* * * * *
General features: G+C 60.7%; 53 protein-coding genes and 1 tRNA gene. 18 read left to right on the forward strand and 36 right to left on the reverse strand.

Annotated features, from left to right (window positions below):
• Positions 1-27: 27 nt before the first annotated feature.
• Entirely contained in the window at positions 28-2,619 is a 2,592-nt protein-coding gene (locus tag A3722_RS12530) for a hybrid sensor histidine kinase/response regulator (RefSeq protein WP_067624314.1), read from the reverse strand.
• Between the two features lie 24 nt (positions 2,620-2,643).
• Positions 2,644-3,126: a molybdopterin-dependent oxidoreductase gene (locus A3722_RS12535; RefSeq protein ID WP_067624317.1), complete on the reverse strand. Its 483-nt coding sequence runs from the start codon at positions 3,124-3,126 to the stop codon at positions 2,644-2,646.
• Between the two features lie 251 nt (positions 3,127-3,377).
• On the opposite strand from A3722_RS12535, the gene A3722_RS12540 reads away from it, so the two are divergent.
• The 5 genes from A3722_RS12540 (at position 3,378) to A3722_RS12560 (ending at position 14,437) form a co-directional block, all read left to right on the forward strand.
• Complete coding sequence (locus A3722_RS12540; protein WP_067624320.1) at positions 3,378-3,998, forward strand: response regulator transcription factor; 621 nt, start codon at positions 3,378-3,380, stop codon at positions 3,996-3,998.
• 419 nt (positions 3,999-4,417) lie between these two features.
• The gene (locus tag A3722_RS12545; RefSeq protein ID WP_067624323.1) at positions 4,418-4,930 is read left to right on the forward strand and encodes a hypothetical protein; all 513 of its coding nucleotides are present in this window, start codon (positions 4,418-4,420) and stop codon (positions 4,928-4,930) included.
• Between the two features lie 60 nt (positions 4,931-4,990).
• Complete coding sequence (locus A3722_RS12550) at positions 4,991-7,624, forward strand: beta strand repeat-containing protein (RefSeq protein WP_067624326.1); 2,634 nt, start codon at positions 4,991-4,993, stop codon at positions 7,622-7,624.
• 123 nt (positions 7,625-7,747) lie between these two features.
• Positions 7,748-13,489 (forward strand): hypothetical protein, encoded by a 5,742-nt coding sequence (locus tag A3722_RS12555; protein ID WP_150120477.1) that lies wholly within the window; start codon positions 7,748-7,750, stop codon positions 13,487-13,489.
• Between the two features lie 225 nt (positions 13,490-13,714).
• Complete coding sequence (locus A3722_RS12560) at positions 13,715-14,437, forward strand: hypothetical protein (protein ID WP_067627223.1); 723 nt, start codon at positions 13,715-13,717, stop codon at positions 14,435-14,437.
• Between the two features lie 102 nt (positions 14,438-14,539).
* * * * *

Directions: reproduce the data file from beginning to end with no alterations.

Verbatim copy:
General features: G+C 60.7%; 53 protein-coding genes and 1 tRNA gene. 18 read left to right on the forward strand and 36 right to left on the reverse strand.

Annotated features, from left to right (window positions below):
• Positions 1-27: 27 nt before the first annotated feature.
• Entirely contained in the window at positions 28-2,619 is a 2,592-nt protein-coding gene (locus tag A3722_RS12530) for a hybrid sensor histidine kinase/response regulator (RefSeq protein WP_067624314.1), read from the reverse strand.
• Between the two features lie 24 nt (positions 2,620-2,643).
• Positions 2,644-3,126: a molybdopterin-dependent oxidoreductase gene (locus A3722_RS12535; RefSeq protein ID WP_067624317.1), complete on the reverse strand. Its 483-nt coding sequence runs from the start codon at positions 3,124-3,126 to the stop codon at positions 2,644-2,646.
• Between the two features lie 251 nt (positions 3,127-3,377).
• On the opposite strand from A3722_RS12535, the gene A3722_RS12540 reads away from it, so the two are divergent.
• The 5 genes from A3722_RS12540 (at position 3,378) to A3722_RS12560 (ending at position 14,437) form a co-directional block, all read left to right on the forward strand.
• Complete coding sequence (locus A3722_RS12540; protein WP_067624320.1) at positions 3,378-3,998, forward strand: response regulator transcription factor; 621 nt, start codon at positions 3,378-3,380, stop codon at positions 3,996-3,998.
• 419 nt (positions 3,999-4,417) lie between these two features.
• The gene (locus tag A3722_RS12545; RefSeq protein ID WP_067624323.1) at positions 4,418-4,930 is read left to right on the forward strand and encodes a hypothetical protein; all 513 of its coding nucleotides are present in this window, start codon (positions 4,418-4,420) and stop codon (positions 4,928-4,930) included.
• Between the two features lie 60 nt (positions 4,931-4,990).
• Complete coding sequence (locus A3722_RS12550) at positions 4,991-7,624, forward strand: beta strand repeat-containing protein (RefSeq protein WP_067624326.1); 2,634 nt, start codon at positions 4,991-4,993, stop codon at positions 7,622-7,624.
• 123 nt (positions 7,625-7,747) lie between these two features.
• Positions 7,748-13,489 (forward strand): hypothetical protein, encoded by a 5,742-nt coding sequence (locus tag A3722_RS12555; protein ID WP_150120477.1) that lies wholly within the window; start codon positions 7,748-7,750, stop codon positions 13,487-13,489.
• Between the two features lie 225 nt (positions 13,490-13,714).
• Complete coding sequence (locus A3722_RS12560) at positions 13,715-14,437, forward strand: hypothetical protein (protein ID WP_067627223.1); 723 nt, start codon at positions 13,715-13,717, stop codon at positions 14,435-14,437.
• Between the two features lie 102 nt (positions 14,438-14,539).